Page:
Obviously, if the executive branch has its way, no critical information would ever qualify for whistleblower coverage. Yet that’s exactly the power the Obama administration is trying to give itself.
To be sure, there’s a lot of fog surrounding the case. For instance, Mr. MacLean says the government classified the information retroactively by regulation. That’s true enough but irrelevant because the same information was in fact embargoed by an earlier regulation.
It’s the regulation part that’s critical. The government says the information barred from disclosure by regulation is thus barred from disclosure by law, since the regulation was directed by a congressional statute. Indeed, Congress commanded the TSA to develop regulations by which information would be sealed from disclosure if disclosure would threaten transportation safety.
But that’s a sleight of hand. A regulation has the force and effect of law, but it is not a law. Regulations issue from and are often directed to be promulgated by law, but they are not part of those laws. That’s why they are called regulations and published in separate volumes.
It’s not a distinction without a difference. Laws take an affirmative action by Congress; executive agencies craft the regulations by which those actions are enforced and implemented. The danger with regulations is that they are sometimes too broad, and sometimes they apply an interpretation to the law the agency likes but that does not necessarily match congressional intent. Often they get away with it.
Acts of Congress are thus more narrow and constrained; because they take time and action, there are fewer laws than regulations.
That’s why Congress wrote the language it did in the whistleblower law. It meant exceptions to whistleblower protections to be rare and truly in the national interest; they made congressional action necessary to exclude certain classes of information, and only those classes of information, from the protective umbrella.
The bottom line is, Congress does grant the government the power to regulate the disclosure of its information, but it never intended to shut all that information off from whistleblowers, just in case the government abused its authority. It reserved for itself the power to shield only the most important information.
Now the administration want to redefine what a law is, and transfer authority to the executive branch. It wants to make all regulatory bans on disclosure exempt from whistleblower protections, which is virtually all information.
The Obama administration is asking the Supreme Court to let the executive branch decide whether or not someone blowing the whistle against it is entitled to legal protection.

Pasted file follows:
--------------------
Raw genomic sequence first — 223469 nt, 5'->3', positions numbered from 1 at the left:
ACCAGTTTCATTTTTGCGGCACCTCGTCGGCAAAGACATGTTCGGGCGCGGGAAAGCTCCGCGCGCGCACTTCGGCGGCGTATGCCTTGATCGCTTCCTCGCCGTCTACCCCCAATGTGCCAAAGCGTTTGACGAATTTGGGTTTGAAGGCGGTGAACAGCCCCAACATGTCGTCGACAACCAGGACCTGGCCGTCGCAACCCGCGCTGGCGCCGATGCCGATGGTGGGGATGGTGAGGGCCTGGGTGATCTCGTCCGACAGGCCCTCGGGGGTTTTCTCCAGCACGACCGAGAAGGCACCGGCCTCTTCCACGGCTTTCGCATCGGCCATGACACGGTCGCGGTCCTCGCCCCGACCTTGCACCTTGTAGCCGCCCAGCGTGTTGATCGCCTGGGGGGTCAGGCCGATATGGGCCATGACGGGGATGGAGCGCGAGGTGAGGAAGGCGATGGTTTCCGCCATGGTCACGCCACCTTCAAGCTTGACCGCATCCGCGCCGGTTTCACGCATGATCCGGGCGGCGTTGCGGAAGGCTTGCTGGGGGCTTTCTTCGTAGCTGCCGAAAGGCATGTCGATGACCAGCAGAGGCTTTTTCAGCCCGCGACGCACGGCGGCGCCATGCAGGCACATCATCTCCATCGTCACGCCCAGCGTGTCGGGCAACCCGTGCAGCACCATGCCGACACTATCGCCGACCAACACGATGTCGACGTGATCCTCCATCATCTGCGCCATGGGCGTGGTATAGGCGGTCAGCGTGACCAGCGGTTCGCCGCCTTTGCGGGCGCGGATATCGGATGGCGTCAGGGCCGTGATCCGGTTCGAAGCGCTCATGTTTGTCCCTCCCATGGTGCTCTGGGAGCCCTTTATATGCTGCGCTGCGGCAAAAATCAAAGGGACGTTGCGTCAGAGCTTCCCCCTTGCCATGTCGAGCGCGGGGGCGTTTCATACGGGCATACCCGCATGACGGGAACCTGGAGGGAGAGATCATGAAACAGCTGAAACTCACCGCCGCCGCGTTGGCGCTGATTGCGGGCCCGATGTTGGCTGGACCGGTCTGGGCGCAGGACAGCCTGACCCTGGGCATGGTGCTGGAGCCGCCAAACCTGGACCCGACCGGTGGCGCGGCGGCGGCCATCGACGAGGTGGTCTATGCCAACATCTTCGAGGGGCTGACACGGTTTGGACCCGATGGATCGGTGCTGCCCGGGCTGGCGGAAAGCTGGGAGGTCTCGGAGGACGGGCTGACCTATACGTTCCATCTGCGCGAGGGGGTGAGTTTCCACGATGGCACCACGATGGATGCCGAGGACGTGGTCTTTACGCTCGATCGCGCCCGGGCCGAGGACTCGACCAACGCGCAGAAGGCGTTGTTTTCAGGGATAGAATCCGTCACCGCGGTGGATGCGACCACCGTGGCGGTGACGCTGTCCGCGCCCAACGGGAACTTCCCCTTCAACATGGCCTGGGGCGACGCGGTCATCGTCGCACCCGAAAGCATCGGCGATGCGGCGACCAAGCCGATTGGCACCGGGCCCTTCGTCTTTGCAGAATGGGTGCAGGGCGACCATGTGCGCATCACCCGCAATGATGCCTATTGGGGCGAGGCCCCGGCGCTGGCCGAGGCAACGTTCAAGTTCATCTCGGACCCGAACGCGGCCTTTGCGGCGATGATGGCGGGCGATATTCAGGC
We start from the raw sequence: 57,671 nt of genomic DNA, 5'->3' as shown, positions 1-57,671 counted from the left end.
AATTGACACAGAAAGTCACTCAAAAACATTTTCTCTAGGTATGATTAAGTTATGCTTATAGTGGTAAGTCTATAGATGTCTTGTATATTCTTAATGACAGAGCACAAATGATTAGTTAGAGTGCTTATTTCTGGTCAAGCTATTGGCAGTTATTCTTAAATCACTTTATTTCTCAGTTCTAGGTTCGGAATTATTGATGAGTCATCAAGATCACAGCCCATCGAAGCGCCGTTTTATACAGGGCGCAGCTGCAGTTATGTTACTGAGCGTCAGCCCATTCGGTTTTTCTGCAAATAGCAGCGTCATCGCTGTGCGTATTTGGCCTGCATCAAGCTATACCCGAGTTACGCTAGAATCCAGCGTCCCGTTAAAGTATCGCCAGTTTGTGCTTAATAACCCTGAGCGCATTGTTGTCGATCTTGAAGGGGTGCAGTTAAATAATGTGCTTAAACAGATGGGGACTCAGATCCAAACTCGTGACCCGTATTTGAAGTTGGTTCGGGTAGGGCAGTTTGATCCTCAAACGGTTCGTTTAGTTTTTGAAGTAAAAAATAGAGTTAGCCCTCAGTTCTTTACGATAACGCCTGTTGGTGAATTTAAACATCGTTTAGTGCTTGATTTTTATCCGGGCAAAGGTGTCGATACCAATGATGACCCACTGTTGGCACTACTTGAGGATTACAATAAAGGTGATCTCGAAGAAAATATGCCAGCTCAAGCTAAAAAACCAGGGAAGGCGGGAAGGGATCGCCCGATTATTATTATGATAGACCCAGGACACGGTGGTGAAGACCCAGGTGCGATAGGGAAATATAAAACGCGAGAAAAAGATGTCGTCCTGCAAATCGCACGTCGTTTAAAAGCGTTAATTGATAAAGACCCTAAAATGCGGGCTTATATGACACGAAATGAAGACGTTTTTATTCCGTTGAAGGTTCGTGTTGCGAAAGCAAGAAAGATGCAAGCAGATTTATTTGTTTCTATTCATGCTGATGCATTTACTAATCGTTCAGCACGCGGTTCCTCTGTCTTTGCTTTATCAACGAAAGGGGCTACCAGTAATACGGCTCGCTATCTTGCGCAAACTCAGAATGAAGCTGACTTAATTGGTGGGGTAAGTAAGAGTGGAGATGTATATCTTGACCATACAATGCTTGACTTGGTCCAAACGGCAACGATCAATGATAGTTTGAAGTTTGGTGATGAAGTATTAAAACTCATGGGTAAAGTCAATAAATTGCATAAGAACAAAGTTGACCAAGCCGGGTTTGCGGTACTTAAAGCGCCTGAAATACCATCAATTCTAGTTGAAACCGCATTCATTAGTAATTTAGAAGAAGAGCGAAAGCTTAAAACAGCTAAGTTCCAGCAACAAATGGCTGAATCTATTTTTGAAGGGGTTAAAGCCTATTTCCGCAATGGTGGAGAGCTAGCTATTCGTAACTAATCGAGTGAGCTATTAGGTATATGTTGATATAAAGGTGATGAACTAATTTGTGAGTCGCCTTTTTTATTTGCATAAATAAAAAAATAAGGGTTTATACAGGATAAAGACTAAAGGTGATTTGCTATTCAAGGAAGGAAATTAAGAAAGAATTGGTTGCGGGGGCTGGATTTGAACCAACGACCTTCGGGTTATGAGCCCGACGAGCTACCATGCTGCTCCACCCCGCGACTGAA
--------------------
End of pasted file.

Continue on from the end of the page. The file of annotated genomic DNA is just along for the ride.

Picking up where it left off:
The answer is likely to be, Frank Drebin-style, “Move on along. Nothing to see here.”
Of course, this transfer of authority is all the more important because it is not limited to information. Increasingly, agencies are writing laws they call regulations, with only the most tenuous connection to any statutory authority or intent. As constitutional scholars are warning, Congress is on the verge of becoming irrelevant, and is doing nothing about it, while the courts merely rubberstamp executive agency decisions.
So the transfer of power to executive authority continues unabated, both on the federal and state levels, and as it does the cloak of secrecy continues to overcome transparency. The more power the government has, the less it wants us to see.
As we recently reported, the aborted attempt to put government monitors in the nation’s newsrooms was another move toward secrecy. Just as giving executive authorities the power to look over the work of whistleblowers to decide their fate would have a chilling effect on honest disclosure in the public interest, so placing government monitors in newsrooms would have a chilling effect on journalists’ honest reporting in the public interest.
The list goes on and on. Here in Wisconsin, the latest bid to shut down the state’s online circuit court system is merely another cover to cloak the true proceedings of the courts. If the Legislature gets it way, as the Freedom of Information Council’s Bill Lueders has observed, CCAP will be little more than a registry of known offenders.
No longer would it be possible to investigate the patterns of certain courts and judges. For example, how many times has a judge seriously punished women for disorderly conduct and other minor domestic disturbances but let men charged with more serious domestic abuse crimes go with a slap on the hand? Who are the most and least rigorous judges when it comes to DUIs? How many times does a particular judge side with the state in regulatory matters as opposed to finding for citizens and businesses?
None of this could be tracked if Republicans and Democrats get their way, and they likely will. And when the bench is full of judges like Leon Stenz, who believes whatever the government tells him to believe, that’s a chilling thought.
In this year 2014 the state of open government is not good, and that’s an understatement. Only an active and outraged citizenry can provide the turnaround needed in what has quickly become post-constitutional America.
So vote, and act, and stay vigilant. Because it’s your ability to be vigilant that’s at stake.